Most of the centres are run by elderly or retired people with very little knowledge of how to stimulate children mentally.
This is according to Sarah McGuigan, a director of Ntataise, an NGO focused on skills development and capacity building in the sector.
She said children who are not exposed to quality ECD programmes often have poor cognitive and linguistic abilities which lead to a life of struggle in their later schooling years
McGuigan said a recent Child Gauge by the University of Cape Town revealed that, “early investments offer greater improvement in education and earning potential than intervention implemented in middle-childhood, adolescence or early adulthood”.
She said children who received quality foundation education were less likely to drop out.
Education researcher Dr Nicholas Spaull said a great number of pupils dropped out of the education system. “Of 100 children who started Grade 1 in 2007, only 51 made it to matric, 40 passed and 17 got bachelor’s passes.
"So, the pass mark of 78% is probably more like 40% if you take into account the 400 000 kids that drop out the system before matric.”
As the academic year gets into full swing, McGuigan said greater efforts and resources needed to be invested in the sector because it was neglected in the past.
“It’s about laying a life-long foundation. Children need to develop problem-solving skills and emotional ability so that when they go into the schooling system, they are able to cope. You will have a decreased drop-out rate and children are less likely to be held back,” said McGuigan.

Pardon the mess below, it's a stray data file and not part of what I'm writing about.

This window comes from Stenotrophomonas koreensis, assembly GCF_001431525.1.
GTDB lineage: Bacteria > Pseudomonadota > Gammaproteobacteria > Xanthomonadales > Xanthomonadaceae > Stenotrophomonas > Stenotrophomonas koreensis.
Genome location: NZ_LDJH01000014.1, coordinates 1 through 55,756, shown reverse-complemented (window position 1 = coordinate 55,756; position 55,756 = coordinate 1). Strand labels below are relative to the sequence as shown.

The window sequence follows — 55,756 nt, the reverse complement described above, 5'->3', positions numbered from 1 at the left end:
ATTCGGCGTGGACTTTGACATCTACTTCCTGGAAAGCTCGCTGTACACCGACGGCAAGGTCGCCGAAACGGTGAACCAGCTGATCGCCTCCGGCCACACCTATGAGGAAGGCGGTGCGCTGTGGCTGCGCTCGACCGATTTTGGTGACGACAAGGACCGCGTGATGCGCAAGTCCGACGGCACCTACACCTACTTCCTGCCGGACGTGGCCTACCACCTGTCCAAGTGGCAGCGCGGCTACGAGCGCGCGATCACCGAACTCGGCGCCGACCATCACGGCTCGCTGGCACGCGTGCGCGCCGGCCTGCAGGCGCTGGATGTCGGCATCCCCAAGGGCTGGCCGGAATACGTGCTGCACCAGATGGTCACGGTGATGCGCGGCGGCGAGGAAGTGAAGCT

She said there was a greater need for the government to provide subsidies to the majority of children from poor households that did not have access to quality ECD programmes
“It is about universal access, there are about four million children receiving child support grants, they are the ones that need support with subsidised early childhood development,” she said.
“We need an outlook that seeks to leave no child behind, to make the passage into the first day of school as seamless and attainable for all as that of the last day of school.”
She said the ECD sector is lagging behind when it comes to properly qualified practitioners. Currently, the highest ECD qualification available is a level 6, Vocational Certificate.
However, McGuigan said various bodies, assisted by the Department of Higher Education and Training, have put in place processes to introduce Level 6 (a Diploma) and Level 7 (Degree) in order to attract young people into the ECD profession.
“There is an acknowledgement that we should professionalise the ECD sector. We are putting together a curriculum so that this qualification can be offered by universities by 2020,” she said.
According to the South African Early Childhood Review of 2017, children from about three derive great educational, social and emotional benefits from participation in high quality group-based early learning programmes.
“These programmes may take different forms such as playgroups, crèches and preschools. For optimum cognitive outcomes, the evidence suggests that two years of high quality preschool programmes were better than one; that a minimum of 15-30 hours per week is needed; and that outcomes are optimised if children are enrolled before the age of 4 years,” said the report.
“Over half of South Africa’s young children live in just three provinces: KwaZulu-Natal, Gauteng and the Eastern Cape.”
According to the report, there is a lack of data on how many children were receiving the “per child early learning subsidy” .
“The administration of the ECD conditional grant calls for vastly improved administrative data to track the number of children requiring and accessing subsidised early learning programmes.”
The ANC’s election manifesto outlines plans to develop ECDs, including extending core responsibilities of the Department of Basic Education to include the provision and monitoring of ECDs, standardising guidelines, norms and standards for ECDs and setting employment targets in the sector.